Clues abound about the pace Microsoft is on with Windows 8, said Cherry, including statements last week by chipmaker Intel, which claimed that the next edition would not run older Windows software on rivals' low-powered processors.
Microsoft quickly reacted to statements made by Renee James, the general manager of Intel's software and services group, calling them "factually inaccurate and unfortunately misleading."
"The fact that Intel made a statement about Windows 8 means that the first set of key OEMs have their hands on code," said Cherry. "That makes sense. You want important OEMs and partners to have the [Windows 8] code, call it an 'alpha,' before PDC so that they can test and build low-level drivers."
PDC, or Professional Developers Conference, is Microsoft's biggest get together for software and hardware developers. Microsoft will hold this year's PDC Sept. 13-16.
Another hint, Cherry said, was the announcement Monday that Steven Sinofsky, the Microsoft executive who heads up the Windows group, will be at the All Things Digital conference that runs May 31 to June 2.
"I think Microsoft will use that to show us that they're making progress on Windows 8," said Cherry. "In January at CES, Microsoft showed a bit of Windows 8, but it was held together with alligator clips and duct tape. Sinofsky will probably demonstrate a more polished package, and show us enough to prove progress."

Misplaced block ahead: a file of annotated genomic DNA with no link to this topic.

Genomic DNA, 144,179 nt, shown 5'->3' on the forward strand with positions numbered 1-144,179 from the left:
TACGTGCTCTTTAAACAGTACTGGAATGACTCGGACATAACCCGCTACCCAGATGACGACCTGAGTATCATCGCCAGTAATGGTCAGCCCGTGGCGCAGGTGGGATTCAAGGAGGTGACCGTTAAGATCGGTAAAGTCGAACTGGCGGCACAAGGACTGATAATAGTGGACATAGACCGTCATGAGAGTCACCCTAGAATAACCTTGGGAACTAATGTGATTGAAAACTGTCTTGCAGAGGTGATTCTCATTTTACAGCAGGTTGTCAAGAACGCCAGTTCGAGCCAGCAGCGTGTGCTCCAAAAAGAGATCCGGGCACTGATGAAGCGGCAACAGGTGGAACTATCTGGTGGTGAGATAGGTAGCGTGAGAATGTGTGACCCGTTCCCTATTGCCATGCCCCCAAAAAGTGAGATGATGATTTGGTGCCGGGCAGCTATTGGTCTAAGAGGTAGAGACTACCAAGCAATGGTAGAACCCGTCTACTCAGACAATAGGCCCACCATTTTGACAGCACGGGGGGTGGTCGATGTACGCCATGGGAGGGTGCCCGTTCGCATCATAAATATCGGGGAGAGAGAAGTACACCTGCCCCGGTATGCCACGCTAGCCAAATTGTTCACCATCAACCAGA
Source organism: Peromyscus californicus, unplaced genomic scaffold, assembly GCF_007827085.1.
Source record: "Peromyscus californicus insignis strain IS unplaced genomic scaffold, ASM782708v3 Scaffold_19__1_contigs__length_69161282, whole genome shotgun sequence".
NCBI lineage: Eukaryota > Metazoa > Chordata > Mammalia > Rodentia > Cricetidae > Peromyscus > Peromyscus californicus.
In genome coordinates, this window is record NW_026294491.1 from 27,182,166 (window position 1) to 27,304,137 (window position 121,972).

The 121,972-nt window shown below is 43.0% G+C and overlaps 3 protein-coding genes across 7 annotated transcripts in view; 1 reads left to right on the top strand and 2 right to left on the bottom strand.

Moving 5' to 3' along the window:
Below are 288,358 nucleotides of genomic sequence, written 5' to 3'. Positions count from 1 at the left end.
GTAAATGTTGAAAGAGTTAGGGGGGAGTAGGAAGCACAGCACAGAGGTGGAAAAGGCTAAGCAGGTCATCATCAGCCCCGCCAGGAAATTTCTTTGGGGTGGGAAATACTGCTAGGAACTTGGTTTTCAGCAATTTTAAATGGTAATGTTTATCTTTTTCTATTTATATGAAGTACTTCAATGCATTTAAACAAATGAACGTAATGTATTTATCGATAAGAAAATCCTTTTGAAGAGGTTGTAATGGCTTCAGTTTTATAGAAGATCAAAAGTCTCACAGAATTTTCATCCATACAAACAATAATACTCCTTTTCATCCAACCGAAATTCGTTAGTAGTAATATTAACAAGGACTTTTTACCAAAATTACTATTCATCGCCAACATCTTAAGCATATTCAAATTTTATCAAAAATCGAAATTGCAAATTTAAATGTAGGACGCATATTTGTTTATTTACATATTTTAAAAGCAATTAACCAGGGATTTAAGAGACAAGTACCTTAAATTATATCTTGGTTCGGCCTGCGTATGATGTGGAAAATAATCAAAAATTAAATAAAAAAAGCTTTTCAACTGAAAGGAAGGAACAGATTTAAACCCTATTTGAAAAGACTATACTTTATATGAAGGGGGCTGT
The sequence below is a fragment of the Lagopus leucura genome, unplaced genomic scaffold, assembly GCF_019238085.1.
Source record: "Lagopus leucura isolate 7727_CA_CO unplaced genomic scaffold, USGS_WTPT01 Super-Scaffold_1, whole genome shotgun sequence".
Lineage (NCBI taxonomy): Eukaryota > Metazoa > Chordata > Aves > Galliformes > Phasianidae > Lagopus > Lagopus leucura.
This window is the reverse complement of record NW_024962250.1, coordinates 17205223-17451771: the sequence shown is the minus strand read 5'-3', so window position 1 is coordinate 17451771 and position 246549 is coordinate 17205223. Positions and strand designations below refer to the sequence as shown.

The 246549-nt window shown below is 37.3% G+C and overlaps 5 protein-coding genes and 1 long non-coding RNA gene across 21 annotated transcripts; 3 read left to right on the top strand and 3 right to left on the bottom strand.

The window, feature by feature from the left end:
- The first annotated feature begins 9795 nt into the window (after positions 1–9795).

But even with those tidbits, Cherry said he would wait until PDC, when he expects Microsoft will provide all developers an early version of Windows 8, to make a more precise call on whether the next OS will ship next year.
"At PDC, Microsoft will probably release a beta or preview, then nine to 12 months after that, launch Windows 8," said Cherry. "That puts it in late 2012 or early 2013."
Three years ago, Microsoft gave developers an early build of Windows 7 more than a year before the operating system released to retail.
As a Microsoft observer, Cherry would prefer Microsoft delay the next release of Windows if necessary, rather than rush it to market with flaws.
"If this is going to be a true tablet OS, which runs fast, has low power requirements and all the rest, then Microsoft has to get it right the first time," Cherry said, referring to the anticipated Windows 8 specially designed for tablets. "They're coming to the party late, long after Apple and Google, so they have to come in with a really great product, and can't have any problems or cut features or expectations. They have only one chance."
Cherry advised Microsoft to hold rather than deliver. "As long as you're late to tablets, you might as well be later and get it right than on time and get it wrong," he said.
Gregg Keizer covers Microsoft, security issues, Apple, Web browsers and general technology breaking news for Computerworld. Follow Gregg on Twitter at @gkeizer or subscribe to Gregg's RSS feed. His e-mail address is firstname.lastname@example.org. Read more about windows in Computerworld's Windows Topic Center.